attracticide gel containing the combination of 6% per- There was a signiÞcant difference in male status of methrin and 0.16% ZETA in the suppression study.
treatments with 0 and 3% permethrin (␹2 ϭ 6.84, df ϭ The suppression study was conducted in complete 1, P Ͻ 0.01), and 3 and 6% permethrin (␹2 ϭ 15.7, df ϭ darkness. For each replication, the three treatments 1, P Ͻ 0.01), but there was no signiÞcant difference in Fig. 1. Mean oviposition within 24 h of single P. interpunctella couples after the male had subtle contact with one of 10
attracticides containing 0.16 or 0.32% ZETA and 0, 3, 6, 12, and 18% permethrin. Results with different ZETA concentrations were grouped because only permethrin concentration had signiÞcant effect on oviposition (as indicated by different letters).
Oviposition by females not paired with a male was not included in the statistical analysis.
male status for treatments with attracticides contain- more P. interpunctella males performed upwind ßight ing 6, 12, or 18% permethrin (P Ͼ 0.05).
toward attracticide gels containing 0.16% ZETA (n ϭ Wind Tunnel Experiment. The ßight responses of
77, 0.83 Ϯ 0.04 [SE]) than to those containing 0.32% P. interpunctella males in the wind tunnel experiment (n ϭ 74, 0.63 Ϯ 0.06) (df ϭ 1, ␹2 ϭ 7.40, P Ͻ 0.01), but are summarized in Table 1. Most of the tested P. the proportion of males performing upwind ßight was interpunctella males performed considerable fanning not affected signiÞcantly by the permethrin concen- during the preconditioning, and neither permethrin tration (␹2 ϭ 5.52, df ϭ 4, P ϭ 0.24) (Table 1). The concentration (␹2 ϭ 8.26, df ϭ 4, P ϭ 0.22) nor ZETA proportion of upwind-ßying P. interpunctella males concentration (␹2 ϭ 0.13, df ϭ 1, P ϭ 0.72) had sig- landing on the platform with the attracticide was not niÞcant effect on the scoring of fanning. All P. inter- affected by the permethrin concentration (␹2 ϭ 6.38, punctella males left the release cage and neither per- df ϭ 4, P ϭ 0.17), but a signiÞcantly higher proportion methrin concentration (F4,141 ϭ 1.99; P ϭ 0.10) nor of P. interpunctella males landed on the platform when ZETA concentration (F1,141 ϭ 3.86; P ϭ 0.06) had the attracticide contained 0.16% ZETA (n ϭ 77, 0.71 Ϯ signiÞcantly affect on the time the male moths stayed 0.05) compared with 0.32% ZETA (n ϭ 74, 0.55 Ϯ 0.06) at the release platform before take-off. SigniÞcantly (␹2 ϭ 4.16, df ϭ 1, P ϭ 0.04) (Table 1). Flight time of Fig. 2. Status of individual P. interpunctella males 24 h after exposure to 0.16 or 0.32% ZETA and 0, 3, 6, 12, and 18%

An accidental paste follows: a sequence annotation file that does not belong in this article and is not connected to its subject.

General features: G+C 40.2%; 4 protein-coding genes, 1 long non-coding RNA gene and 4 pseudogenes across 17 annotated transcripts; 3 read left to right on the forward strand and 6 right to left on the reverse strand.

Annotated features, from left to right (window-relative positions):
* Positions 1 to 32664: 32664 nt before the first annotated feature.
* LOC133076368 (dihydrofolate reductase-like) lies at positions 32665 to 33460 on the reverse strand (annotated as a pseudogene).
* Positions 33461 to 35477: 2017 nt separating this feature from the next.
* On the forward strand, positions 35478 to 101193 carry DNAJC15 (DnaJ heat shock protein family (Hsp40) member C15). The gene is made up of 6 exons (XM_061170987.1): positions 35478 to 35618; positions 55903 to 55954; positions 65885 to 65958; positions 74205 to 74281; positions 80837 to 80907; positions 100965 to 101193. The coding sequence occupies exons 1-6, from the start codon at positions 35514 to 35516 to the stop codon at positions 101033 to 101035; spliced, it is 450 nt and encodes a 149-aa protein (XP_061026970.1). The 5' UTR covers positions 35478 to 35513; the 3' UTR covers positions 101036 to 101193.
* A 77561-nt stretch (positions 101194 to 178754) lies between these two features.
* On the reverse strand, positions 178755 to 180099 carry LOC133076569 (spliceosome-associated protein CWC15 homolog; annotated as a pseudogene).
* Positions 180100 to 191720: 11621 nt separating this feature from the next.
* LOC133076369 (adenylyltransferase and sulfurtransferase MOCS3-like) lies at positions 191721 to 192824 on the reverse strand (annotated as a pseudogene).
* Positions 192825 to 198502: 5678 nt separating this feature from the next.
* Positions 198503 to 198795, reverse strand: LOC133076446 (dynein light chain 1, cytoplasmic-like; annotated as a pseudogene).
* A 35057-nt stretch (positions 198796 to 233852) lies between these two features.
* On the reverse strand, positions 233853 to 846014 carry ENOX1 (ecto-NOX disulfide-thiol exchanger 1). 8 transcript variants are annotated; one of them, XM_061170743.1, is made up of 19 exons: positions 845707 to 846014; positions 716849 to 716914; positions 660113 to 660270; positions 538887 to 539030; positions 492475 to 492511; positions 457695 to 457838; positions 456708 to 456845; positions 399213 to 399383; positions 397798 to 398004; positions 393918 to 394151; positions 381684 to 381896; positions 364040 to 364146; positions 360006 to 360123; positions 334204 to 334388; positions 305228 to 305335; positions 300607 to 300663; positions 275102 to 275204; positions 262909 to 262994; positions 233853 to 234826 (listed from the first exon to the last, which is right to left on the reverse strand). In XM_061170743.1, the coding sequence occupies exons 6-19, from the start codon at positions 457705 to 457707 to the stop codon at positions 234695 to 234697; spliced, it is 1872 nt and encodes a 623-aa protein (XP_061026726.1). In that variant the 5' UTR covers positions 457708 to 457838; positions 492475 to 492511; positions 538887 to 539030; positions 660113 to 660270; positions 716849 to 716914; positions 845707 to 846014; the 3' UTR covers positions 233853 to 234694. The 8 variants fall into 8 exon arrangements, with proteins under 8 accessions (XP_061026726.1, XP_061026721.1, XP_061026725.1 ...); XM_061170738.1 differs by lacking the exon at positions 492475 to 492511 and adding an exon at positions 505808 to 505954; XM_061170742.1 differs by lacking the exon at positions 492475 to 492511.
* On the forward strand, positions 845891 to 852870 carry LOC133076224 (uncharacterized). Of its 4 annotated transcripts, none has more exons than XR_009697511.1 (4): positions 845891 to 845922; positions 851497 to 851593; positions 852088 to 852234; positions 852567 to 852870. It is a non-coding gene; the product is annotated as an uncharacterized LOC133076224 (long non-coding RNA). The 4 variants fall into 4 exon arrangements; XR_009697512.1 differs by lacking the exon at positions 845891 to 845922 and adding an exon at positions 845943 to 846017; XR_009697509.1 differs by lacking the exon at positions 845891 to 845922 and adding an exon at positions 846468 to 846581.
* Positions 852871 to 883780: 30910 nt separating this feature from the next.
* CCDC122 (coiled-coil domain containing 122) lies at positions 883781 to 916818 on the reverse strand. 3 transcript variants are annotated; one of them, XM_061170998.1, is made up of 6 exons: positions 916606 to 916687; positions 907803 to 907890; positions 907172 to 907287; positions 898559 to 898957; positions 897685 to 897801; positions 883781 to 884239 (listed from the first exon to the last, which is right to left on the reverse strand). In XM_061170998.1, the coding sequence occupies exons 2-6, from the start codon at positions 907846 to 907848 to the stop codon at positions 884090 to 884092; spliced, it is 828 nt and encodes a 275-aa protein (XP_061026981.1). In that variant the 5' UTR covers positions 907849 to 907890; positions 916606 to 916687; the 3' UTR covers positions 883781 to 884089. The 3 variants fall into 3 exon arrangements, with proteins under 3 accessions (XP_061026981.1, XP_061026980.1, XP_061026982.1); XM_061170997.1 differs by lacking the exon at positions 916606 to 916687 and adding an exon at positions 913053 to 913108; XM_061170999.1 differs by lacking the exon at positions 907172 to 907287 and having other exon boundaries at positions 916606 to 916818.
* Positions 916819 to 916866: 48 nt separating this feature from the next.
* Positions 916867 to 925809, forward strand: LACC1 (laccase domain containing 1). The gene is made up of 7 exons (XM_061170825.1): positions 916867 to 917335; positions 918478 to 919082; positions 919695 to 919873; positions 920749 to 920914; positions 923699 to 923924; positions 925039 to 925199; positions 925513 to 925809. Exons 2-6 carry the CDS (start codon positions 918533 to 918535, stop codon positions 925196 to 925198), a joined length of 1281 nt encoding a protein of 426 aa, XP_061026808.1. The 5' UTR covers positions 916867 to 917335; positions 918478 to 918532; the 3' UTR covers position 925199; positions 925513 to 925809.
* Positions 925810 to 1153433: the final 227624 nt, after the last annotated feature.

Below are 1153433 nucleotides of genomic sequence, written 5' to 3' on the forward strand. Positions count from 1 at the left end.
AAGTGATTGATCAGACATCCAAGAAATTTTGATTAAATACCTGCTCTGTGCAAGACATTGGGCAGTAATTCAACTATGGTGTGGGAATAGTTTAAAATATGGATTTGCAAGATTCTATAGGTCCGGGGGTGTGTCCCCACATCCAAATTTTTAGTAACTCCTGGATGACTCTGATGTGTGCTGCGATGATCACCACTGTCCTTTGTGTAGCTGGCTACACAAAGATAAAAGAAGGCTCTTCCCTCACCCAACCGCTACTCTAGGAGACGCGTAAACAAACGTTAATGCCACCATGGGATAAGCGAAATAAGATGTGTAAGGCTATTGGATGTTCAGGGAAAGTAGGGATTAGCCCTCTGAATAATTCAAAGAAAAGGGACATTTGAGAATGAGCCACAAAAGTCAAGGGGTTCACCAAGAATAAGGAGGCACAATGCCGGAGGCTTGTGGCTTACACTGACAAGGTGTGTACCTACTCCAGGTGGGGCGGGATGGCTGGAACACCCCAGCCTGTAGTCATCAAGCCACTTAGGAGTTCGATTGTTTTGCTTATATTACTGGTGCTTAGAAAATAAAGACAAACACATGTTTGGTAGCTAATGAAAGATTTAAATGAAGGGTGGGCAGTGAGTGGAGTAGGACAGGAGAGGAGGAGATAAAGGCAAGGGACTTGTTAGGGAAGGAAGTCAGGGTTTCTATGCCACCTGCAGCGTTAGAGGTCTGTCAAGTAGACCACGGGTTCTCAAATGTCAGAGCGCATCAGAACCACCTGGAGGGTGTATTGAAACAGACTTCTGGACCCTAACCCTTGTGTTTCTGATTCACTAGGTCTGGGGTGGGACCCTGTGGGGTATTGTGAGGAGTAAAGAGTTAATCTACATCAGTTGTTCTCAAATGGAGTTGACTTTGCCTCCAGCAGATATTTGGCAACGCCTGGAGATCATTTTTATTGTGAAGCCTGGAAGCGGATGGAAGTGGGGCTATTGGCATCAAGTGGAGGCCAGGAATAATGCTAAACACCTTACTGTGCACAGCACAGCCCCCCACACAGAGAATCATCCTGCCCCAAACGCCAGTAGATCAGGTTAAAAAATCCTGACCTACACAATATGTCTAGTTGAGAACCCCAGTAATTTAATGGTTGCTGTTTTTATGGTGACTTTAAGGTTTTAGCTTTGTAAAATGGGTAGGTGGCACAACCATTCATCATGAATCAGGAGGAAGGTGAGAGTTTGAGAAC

permethrin. The status of the male was assessed according to the following scale: 0, dead; 1, immobile, and/or affected; and 2, alive and not affected (normal behavior). Results with different ZETA concentrations were grouped because only permethrin concentration had signiÞcant effect on male status (as indicated by different letters).
NANSEN AND PHILLIPS: ATTRACTICIDE FOR P. interpunctella Mean (SE) behavioral responses of P. interpunctella males in wind tunnel to attracticides with different pheromone and
permethrin concentrations
a Fanning during preconditioning was scored from 0 (no fanning) to 3 (intensive fanning).
b Time in seconds before the male left the release cage.
c Proportion of males performing upwind ßight.
d Proportion of ßying males that arrived at the platform holding the attracticide.
e Total ßight time in seconds.
f Score for touch with the attracticide: 0, no touch; 1, gentle touch with either a single leg or with just one antenna; 2, touch with at least two body parts (e.g., two legs, one leg and an antenna) or touch with a wing; and 3, substantial or prolonged contact with the gel.
those landing on the attracticide platform did not vary ments for moth densities of three and Þve mating signiÞcantly with neither permethrin concentration pairs per storage shed (P Ͼ 0.05).
(F4,85 ϭ 0.71; P ϭ 0.59) nor ZETA concentration (F1,85 ϭ 1.27; P ϭ 0.26). The scoring of the maleÕs contact with the attracticide revealed no signiÞcant effect of Discussion
permethrin concentration (F4,85 ϭ 0.79; P ϭ 0.53) but The toxicity tests in this study demonstrated that a was signiÞcantly higher when the attracticide con- brief and gentle contact with the attracticide contain- tained 0.16% ZETA (n ϭ 54, 2.07 Ϯ 0.13) compared ing at least 3% permethrin affects male survivorship with 0.32% ZETA (n ϭ 41, 1.71 Ϯ 0.13) (␹2 ϭ 5.07, df ϭ and immediate ability to perform courtship behavior and successful copulation. Nevertheless, some mating Suppression Study. Results from the toxicity test